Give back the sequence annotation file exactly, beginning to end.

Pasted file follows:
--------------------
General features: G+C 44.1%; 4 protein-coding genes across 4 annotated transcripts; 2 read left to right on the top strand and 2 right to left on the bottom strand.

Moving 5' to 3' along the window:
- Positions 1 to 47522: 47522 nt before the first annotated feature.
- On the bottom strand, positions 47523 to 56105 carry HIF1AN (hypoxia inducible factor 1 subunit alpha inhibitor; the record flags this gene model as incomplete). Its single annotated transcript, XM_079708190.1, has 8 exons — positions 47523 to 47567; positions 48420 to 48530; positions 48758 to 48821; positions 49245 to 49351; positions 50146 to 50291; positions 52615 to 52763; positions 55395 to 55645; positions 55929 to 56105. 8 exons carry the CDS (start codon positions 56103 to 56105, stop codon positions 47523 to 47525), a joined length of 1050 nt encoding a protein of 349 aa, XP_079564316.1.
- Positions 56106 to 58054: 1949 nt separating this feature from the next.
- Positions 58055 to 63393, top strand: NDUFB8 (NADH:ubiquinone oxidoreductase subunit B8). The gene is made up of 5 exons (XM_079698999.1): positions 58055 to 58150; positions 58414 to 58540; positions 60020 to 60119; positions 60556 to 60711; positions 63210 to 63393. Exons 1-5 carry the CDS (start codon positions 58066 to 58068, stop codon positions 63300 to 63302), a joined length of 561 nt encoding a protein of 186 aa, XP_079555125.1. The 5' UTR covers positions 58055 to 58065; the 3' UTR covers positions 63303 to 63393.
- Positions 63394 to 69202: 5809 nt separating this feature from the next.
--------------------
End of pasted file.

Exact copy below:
General features: G+C 44.1%; 4 protein-coding genes across 4 annotated transcripts; 2 read left to right on the top strand and 2 right to left on the bottom strand.

Moving 5' to 3' along the window:
- Positions 1 to 47522: 47522 nt before the first annotated feature.
- On the bottom strand, positions 47523 to 56105 carry HIF1AN (hypoxia inducible factor 1 subunit alpha inhibitor; the record flags this gene model as incomplete). Its single annotated transcript, XM_079708190.1, has 8 exons — positions 47523 to 47567; positions 48420 to 48530; positions 48758 to 48821; positions 49245 to 49351; positions 50146 to 50291; positions 52615 to 52763; positions 55395 to 55645; positions 55929 to 56105. 8 exons carry the CDS (start codon positions 56103 to 56105, stop codon positions 47523 to 47525), a joined length of 1050 nt encoding a protein of 349 aa, XP_079564316.1.
- Positions 56106 to 58054: 1949 nt separating this feature from the next.
- Positions 58055 to 63393, top strand: NDUFB8 (NADH:ubiquinone oxidoreductase subunit B8). The gene is made up of 5 exons (XM_079698999.1): positions 58055 to 58150; positions 58414 to 58540; positions 60020 to 60119; positions 60556 to 60711; positions 63210 to 63393. Exons 1-5 carry the CDS (start codon positions 58066 to 58068, stop codon positions 63300 to 63302), a joined length of 561 nt encoding a protein of 186 aa, XP_079555125.1. The 5' UTR covers positions 58055 to 58065; the 3' UTR covers positions 63303 to 63393.
- Positions 63394 to 69202: 5809 nt separating this feature from the next.